An appraisal of the subject lands indicated that the state lands had a market value of $ 2,296,000, while the Columbus Peak Ranch property has a market value of $ 1,885,050. Therefore, even if the proposed exchange did occur, Columbus Peak Ranch would pay the state $ 410,950, which would then be deposited into the public buildings of the Capitol and the permanent land holdings of the Agricultural College for use.

The parish said the committee had requested a further assessment, and an assessment that considered the water rights in question.

“We didn’t think the valuation was accurate,” Parish said. “If the property is traded, will it cause accessibility issues to get that water out of there?” Or future sales or things of that nature? “

Crowder said the SBLC had received “an indication that communication was taking place” between the local community and the landowner, and that the claimant had asked council to bring the exchange back to October.

“The board decides if this is going to happen,” Crowder said. “We have received this request, and we are working on all the information to see if it meets what the board expected in August.”

But there were no formal negotiations between the parties, according to the state land action team, and only a preliminary discussion between Western and the landowner and the claimant, who did not referred several requests from The Sheridan Press for comment.

“I think it’s probably a little too quick to come back to this topic, but I look forward to working with Mr. Matthews and finding common ground,” Western told The Press. “We’re just starting these conversations. “

That the issue returns in October, when many people concerned about the state’s future plot go hunting, seems inappropriate, several members of the Land Action Team said. State.

“The problem is that a lot of the people who are on this committee and a lot of people who have expressed their concerns about it are athletes,” Parish said. “The hunting season started on August 15th and a lot of people went out. I was bow hunting myself this morning. On October 7, rifle seasons go for several species.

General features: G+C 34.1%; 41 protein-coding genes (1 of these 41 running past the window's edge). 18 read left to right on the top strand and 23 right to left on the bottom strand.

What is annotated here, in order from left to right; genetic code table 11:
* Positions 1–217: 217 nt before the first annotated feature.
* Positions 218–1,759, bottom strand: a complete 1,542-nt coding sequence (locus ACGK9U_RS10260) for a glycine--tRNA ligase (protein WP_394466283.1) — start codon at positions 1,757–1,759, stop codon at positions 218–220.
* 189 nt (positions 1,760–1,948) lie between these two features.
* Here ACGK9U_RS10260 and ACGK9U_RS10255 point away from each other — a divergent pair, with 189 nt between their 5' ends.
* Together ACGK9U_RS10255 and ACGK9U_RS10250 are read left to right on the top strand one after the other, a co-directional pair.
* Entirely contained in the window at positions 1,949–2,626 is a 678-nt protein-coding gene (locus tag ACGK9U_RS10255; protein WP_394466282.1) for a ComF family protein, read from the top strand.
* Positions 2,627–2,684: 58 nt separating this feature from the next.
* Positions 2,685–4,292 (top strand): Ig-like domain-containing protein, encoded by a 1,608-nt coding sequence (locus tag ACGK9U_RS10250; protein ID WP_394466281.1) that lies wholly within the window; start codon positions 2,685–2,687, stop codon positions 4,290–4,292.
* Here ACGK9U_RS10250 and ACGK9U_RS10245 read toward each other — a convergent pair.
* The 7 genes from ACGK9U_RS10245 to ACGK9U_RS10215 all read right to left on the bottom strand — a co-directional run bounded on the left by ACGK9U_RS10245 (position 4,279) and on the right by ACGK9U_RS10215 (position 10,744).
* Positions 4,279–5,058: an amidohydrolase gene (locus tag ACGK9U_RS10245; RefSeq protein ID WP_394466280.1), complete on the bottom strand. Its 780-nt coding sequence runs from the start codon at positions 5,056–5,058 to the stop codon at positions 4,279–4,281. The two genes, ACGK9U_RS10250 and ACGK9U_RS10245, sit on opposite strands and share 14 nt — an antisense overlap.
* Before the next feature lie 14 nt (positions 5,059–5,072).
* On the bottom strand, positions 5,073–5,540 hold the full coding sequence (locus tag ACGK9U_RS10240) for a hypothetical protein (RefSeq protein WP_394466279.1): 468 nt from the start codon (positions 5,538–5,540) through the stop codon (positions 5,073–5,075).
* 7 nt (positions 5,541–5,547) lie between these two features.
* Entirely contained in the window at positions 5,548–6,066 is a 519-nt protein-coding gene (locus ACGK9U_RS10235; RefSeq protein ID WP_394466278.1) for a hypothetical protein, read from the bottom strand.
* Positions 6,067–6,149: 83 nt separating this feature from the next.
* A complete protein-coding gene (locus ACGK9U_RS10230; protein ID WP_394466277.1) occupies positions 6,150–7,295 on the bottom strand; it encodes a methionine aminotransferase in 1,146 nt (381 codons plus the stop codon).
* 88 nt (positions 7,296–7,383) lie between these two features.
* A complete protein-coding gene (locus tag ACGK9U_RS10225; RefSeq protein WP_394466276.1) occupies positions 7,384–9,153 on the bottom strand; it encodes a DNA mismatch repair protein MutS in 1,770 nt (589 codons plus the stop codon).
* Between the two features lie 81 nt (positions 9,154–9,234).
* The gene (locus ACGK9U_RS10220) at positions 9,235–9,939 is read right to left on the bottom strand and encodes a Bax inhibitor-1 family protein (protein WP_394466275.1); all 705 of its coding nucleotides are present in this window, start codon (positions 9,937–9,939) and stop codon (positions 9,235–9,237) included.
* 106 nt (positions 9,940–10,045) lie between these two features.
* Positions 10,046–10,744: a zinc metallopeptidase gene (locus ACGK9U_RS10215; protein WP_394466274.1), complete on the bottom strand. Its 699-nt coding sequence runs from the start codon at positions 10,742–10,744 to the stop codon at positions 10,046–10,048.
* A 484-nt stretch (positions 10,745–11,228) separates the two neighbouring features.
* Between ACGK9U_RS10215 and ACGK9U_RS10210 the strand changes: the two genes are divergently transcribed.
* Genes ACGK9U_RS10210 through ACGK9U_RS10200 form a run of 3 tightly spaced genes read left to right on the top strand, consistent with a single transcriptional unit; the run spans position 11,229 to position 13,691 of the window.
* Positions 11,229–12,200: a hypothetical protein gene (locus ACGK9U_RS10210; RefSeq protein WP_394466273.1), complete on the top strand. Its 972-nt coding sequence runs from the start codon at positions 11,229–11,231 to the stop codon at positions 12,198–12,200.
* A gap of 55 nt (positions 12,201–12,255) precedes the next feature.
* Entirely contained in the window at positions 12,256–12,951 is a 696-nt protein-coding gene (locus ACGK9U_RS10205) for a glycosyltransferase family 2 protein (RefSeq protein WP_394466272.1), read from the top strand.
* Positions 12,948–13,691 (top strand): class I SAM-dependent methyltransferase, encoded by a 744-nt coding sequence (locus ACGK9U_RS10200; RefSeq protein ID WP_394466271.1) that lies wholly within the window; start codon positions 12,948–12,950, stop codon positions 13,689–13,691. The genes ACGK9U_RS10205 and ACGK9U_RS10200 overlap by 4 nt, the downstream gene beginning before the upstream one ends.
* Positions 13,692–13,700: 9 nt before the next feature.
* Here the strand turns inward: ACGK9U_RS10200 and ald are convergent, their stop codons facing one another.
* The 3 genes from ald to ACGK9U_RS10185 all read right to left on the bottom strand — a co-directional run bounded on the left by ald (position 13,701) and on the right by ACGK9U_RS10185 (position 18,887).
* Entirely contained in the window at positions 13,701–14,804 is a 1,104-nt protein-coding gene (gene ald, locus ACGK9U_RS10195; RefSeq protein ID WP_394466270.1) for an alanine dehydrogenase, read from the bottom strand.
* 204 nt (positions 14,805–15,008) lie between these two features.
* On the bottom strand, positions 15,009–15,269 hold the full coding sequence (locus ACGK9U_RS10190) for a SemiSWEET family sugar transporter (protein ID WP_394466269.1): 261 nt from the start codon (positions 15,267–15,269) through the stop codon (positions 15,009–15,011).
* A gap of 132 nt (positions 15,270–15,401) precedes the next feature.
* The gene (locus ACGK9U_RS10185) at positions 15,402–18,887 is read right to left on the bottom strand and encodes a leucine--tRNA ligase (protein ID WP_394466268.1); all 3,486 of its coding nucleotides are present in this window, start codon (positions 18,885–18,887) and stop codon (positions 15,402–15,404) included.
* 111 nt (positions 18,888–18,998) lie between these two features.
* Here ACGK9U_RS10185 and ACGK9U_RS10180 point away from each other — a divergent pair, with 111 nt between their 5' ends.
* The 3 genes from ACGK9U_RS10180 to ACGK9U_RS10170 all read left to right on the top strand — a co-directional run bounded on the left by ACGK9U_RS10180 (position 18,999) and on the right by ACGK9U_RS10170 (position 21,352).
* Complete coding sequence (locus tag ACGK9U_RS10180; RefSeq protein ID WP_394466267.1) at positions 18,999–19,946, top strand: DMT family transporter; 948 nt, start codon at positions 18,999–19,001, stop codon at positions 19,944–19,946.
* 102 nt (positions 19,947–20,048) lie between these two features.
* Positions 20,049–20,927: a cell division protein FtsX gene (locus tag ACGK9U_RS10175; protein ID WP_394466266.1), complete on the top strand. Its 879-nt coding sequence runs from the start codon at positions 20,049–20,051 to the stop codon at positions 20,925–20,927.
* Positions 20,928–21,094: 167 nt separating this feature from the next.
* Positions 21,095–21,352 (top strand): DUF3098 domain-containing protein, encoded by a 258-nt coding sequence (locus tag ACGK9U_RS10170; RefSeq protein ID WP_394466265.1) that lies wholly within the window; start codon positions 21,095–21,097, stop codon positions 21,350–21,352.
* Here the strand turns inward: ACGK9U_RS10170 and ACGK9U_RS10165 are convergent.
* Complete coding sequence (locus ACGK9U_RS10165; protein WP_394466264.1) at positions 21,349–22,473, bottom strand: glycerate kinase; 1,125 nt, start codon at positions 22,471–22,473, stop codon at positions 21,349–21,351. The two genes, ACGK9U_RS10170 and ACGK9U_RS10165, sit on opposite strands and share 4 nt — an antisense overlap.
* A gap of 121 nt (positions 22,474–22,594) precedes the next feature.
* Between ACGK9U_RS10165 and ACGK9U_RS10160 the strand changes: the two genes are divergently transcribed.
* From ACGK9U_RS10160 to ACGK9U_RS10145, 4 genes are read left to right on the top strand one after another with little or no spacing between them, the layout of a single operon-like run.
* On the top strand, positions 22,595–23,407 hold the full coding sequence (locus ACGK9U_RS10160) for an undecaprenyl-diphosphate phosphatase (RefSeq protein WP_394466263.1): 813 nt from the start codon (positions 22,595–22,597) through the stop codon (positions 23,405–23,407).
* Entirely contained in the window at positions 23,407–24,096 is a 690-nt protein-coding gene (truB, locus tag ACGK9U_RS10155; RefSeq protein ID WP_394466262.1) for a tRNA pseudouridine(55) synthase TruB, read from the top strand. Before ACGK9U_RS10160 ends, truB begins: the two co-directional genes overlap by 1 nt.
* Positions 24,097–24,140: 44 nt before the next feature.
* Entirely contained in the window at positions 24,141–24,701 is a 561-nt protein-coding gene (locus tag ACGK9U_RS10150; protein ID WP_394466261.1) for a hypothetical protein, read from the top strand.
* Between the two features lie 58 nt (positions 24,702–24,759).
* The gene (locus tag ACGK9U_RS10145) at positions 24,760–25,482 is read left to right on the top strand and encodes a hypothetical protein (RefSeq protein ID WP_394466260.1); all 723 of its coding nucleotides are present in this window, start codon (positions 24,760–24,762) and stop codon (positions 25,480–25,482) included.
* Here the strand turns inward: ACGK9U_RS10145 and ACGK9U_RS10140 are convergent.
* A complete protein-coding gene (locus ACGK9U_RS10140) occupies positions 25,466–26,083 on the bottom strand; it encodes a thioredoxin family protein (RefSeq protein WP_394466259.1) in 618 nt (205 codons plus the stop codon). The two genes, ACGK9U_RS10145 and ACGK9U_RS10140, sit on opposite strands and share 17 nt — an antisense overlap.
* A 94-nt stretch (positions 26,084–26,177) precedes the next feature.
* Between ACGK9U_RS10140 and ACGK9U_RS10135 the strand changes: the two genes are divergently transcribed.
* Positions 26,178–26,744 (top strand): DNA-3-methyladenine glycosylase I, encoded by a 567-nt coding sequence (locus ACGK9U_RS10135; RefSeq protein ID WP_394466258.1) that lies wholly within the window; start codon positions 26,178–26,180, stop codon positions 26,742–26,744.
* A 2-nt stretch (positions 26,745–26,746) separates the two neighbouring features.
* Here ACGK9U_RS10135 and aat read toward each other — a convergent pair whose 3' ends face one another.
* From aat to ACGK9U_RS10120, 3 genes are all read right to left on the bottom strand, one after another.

“I thought we would have six months to talk about negotiations,” Parish said.

The formal public comment period has ended and all comments have been provided to the board, but Crowder said he will continue to seek public comment on the matter to forward to the board.

“We are happy to accept more,” he said. “The official public comment period is closed and there is no new one, but if there are people who want to send more, they can send them to me directly. I will make sure the board gets them before they reconsider the transaction at any time. “

He also indicated that while staff prepare documents for the October meeting, they would likely include any intention to withdraw the issue. This procedure would then be included in the normal course of public notices for all matters of the board, which takes place approximately one week before the meeting.

The parish said he appreciated the public’s participation in the process.

“This is valuable land that will only grow in value in the future,” he said. “Comments can be given until the October 7 meeting. I hope the people who didn’t know it the first time are more so this time. There was a big difference between the people who were for and against, because we like open spaces.

“If this was fair trade… I’m not against the process, nor against Mr. Matthews,” Parish said. “He has the right to do it, but we as citizens have the right to say that we don’t agree with it or think it is fair trade.”